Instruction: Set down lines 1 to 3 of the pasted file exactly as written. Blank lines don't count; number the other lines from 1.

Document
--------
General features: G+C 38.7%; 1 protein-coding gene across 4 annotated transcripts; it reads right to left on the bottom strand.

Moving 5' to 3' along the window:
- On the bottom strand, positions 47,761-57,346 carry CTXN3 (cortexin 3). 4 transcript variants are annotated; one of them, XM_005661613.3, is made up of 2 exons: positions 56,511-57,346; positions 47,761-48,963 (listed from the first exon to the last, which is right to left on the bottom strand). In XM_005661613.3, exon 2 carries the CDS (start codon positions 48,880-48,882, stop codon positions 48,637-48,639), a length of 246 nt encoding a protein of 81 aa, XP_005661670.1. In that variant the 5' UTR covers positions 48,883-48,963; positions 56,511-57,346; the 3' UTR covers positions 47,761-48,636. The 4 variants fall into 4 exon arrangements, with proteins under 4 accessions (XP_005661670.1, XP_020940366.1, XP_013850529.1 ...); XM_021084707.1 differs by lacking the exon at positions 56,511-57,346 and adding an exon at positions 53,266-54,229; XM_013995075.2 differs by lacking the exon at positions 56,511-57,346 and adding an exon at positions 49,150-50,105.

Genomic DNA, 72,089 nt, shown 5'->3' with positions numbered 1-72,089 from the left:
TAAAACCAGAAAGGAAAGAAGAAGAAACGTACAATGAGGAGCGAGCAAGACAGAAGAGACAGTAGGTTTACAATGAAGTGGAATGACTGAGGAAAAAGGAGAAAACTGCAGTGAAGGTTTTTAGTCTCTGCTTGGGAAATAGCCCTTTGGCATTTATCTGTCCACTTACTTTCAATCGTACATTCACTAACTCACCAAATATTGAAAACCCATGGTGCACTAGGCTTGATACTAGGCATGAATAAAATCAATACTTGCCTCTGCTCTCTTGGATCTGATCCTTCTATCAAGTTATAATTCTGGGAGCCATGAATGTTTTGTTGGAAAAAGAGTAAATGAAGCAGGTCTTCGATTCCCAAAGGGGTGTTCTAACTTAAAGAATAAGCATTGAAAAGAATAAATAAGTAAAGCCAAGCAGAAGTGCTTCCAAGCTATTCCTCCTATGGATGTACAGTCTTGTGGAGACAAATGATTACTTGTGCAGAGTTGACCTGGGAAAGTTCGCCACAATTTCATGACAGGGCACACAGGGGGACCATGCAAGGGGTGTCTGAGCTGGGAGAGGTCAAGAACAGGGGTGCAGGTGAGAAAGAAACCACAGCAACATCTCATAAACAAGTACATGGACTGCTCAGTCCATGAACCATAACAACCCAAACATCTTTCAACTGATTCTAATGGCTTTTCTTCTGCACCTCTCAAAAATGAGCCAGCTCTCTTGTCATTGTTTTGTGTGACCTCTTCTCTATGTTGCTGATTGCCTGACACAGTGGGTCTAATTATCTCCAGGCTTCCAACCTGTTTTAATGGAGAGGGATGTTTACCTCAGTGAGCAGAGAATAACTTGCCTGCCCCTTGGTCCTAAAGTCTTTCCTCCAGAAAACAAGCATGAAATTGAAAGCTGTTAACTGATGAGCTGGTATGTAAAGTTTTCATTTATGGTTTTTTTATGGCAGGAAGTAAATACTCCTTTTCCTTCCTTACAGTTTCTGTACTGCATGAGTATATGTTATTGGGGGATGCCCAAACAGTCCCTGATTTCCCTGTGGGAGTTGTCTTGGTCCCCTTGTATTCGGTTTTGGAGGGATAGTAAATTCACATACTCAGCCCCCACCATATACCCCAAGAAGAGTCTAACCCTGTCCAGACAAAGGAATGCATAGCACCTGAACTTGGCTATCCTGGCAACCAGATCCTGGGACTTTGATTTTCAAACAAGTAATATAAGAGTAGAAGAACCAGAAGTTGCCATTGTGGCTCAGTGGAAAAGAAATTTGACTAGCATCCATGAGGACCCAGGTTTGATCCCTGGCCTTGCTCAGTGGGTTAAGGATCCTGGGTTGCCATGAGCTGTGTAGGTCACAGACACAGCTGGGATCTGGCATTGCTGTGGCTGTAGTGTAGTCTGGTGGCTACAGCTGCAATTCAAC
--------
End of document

General features: G+C 38.7%; 1 protein-coding gene across 4 annotated transcripts; it reads right to left on the bottom strand.

Moving 5' to 3' along the window:
- On the bottom strand, positions 47,761-57,346 carry CTXN3 (cortexin 3). 4 transcript variants are annotated; one of them, XM_005661613.3, is made up of 2 exons: positions 56,511-57,346; positions 47,761-48,963 (listed from the first exon to the last, which is right to left on the bottom strand). In XM_005661613.3, exon 2 carries the CDS (start codon positions 48,880-48,882, stop codon positions 48,637-48,639), a length of 246 nt encoding a protein of 81 aa, XP_005661670.1. In that variant the 5' UTR covers positions 48,883-48,963; positions 56,511-57,346; the 3' UTR covers positions 47,761-48,636. The 4 variants fall into 4 exon arrangements, with proteins under 4 accessions (XP_005661670.1, XP_020940366.1, XP_013850529.1 ...); XM_021084707.1 differs by lacking the exon at positions 56,511-57,346 and adding an exon at positions 53,266-54,229; XM_013995075.2 differs by lacking the exon at positions 56,511-57,346 and adding an exon at positions 49,150-50,105.